Wage Garnishment and Bankruptcy
In order to answer the question,” Does bankruptcy stop wage garnishment?” the simple answer is “yes.” However, it is important to note that in some instances, the stopping of the garnishment may be short-lived. Upon the filing of a bankruptcy petition, there is a provision of the bankruptcy code that goes into affect known as the “Automatic Stay.” The Automatic Stay is a court order that protects the debtor from all further collection activity, including wage garnishment.
That being said, the affect of bankruptcy on wage garnishment is truly dependant upon what the garnishment is for. While the Automatic Stay does protect the debtor initially from wage garnishment, such creditors as the Internal Revenue Service, child support recipients, and student loan creditors may file a motion with the court to have the stay lifted in order to continue with the garnishment. If and when approved, such creditors will be allowed to resume the garnishment.
IRS Wage Garnishment and Bankruptcy
While the filing of a bankruptcy petition will initially stop an IRS wage garnishment, it does not automatically mean the debt will be eliminated. The type of IRS debt, whether or not certain conditions are applicable, and the type of bankruptcy filed are determining factors. Typically, with a Chapter 7 bankruptcy, income tax debts may be discharged (eliminated). Taxes such as payroll taxes and trust fund taxes are not dischargeable in bankruptcy. However, the benefit to filing bankruptcy when large tax debts are owed is that interest and other fees will stop accruing.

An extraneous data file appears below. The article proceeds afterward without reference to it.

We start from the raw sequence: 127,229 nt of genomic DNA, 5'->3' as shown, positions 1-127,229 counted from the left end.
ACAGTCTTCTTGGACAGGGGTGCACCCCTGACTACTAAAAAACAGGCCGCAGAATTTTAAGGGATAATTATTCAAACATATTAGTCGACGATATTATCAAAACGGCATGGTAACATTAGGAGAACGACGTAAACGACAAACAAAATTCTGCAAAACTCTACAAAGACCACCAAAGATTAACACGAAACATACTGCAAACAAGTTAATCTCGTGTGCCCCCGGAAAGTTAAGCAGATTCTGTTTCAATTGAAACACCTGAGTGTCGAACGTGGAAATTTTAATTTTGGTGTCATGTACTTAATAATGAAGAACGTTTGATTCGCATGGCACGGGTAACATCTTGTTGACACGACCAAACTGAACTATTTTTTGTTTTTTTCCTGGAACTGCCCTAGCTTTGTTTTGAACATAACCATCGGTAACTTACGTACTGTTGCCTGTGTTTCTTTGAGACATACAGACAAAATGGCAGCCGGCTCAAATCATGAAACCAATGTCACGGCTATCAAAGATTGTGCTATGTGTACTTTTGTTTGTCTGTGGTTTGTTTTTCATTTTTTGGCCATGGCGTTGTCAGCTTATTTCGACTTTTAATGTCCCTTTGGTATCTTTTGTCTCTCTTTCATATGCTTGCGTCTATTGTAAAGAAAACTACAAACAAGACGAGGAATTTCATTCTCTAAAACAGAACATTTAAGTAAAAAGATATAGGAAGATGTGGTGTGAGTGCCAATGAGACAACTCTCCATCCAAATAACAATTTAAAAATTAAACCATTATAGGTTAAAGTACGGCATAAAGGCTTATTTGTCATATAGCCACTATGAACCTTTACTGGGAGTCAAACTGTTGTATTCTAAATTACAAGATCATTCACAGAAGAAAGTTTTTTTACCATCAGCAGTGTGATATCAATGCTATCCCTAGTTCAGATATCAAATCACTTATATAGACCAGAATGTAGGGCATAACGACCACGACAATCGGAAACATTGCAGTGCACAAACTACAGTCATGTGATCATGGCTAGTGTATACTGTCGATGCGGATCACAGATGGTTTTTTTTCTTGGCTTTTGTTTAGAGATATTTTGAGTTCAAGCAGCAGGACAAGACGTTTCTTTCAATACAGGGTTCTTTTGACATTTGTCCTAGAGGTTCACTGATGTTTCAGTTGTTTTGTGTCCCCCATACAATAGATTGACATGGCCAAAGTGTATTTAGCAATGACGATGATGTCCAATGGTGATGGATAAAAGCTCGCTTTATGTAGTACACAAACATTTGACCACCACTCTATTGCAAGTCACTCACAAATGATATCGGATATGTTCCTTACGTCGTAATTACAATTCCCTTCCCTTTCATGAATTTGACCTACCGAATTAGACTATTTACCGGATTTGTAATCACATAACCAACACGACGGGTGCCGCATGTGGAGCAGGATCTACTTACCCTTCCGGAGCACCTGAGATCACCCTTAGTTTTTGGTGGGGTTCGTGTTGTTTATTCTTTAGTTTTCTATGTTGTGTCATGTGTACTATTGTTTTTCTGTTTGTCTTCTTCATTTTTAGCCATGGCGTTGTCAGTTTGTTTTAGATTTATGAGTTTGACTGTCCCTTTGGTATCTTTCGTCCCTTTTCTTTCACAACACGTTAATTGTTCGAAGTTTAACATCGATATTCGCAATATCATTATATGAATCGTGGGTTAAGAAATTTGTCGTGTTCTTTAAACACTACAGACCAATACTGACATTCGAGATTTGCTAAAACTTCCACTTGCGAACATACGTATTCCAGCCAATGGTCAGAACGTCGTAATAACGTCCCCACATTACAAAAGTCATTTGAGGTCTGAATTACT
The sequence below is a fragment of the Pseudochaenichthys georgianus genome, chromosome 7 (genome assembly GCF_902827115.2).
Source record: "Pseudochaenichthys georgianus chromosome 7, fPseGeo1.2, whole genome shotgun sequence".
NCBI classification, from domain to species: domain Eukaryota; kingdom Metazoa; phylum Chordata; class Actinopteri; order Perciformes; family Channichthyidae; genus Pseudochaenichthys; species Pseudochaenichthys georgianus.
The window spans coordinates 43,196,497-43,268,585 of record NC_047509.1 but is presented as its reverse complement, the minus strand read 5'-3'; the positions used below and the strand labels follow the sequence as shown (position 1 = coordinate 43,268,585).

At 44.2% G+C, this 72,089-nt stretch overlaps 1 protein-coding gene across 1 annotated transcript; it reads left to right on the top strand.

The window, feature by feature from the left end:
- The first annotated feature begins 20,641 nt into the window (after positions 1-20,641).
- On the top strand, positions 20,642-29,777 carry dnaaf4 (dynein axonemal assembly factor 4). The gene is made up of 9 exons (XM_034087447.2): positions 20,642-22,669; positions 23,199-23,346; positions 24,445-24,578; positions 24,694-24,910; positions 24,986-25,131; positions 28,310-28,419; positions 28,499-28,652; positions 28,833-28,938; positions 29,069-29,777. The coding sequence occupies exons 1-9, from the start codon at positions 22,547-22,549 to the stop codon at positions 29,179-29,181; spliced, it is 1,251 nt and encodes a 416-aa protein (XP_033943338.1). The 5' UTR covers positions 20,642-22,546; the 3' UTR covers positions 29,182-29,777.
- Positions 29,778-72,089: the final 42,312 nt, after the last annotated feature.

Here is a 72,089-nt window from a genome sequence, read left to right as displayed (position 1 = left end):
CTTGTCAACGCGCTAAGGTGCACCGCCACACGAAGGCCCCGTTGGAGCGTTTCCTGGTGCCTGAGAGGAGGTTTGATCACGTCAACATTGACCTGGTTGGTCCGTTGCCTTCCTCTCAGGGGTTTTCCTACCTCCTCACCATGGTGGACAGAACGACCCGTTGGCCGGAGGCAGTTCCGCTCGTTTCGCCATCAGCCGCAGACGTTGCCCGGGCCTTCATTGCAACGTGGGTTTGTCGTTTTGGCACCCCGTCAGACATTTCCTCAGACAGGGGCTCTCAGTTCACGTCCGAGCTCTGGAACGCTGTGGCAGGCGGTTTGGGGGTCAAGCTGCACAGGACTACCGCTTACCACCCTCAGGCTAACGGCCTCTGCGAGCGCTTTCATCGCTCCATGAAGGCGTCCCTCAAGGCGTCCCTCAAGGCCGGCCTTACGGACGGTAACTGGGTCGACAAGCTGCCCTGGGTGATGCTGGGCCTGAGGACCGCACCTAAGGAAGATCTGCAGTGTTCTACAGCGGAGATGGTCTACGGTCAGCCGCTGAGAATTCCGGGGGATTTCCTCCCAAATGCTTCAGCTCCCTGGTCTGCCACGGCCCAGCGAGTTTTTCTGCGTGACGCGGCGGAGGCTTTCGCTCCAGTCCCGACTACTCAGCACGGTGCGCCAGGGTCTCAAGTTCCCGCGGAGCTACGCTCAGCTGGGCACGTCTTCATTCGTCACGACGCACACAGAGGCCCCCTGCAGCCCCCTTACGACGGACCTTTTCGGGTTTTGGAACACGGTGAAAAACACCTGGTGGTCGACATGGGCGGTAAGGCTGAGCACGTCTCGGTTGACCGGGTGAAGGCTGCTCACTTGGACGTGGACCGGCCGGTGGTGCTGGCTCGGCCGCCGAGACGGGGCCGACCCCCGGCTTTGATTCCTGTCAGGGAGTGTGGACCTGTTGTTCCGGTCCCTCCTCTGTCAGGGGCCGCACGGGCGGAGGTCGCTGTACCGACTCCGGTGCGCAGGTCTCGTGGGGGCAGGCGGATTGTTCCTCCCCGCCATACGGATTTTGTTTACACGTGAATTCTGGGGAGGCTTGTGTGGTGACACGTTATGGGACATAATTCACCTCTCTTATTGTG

It is important that debtors immediately notify their employers upon the filing of their bankruptcy petition. In addition, notification to those creditors who may be garnishing their wages should be sent right away as well. If, after the filing of a bankruptcy petition, a debtor’s wages are still garnished and said wages were properly exempted, the debtor may be entitled to a return of said monies. If the wages are not exempt, the bankruptcy trustee may file a motion to have them turned over to the estate for the benefit of all unsecured creditors.
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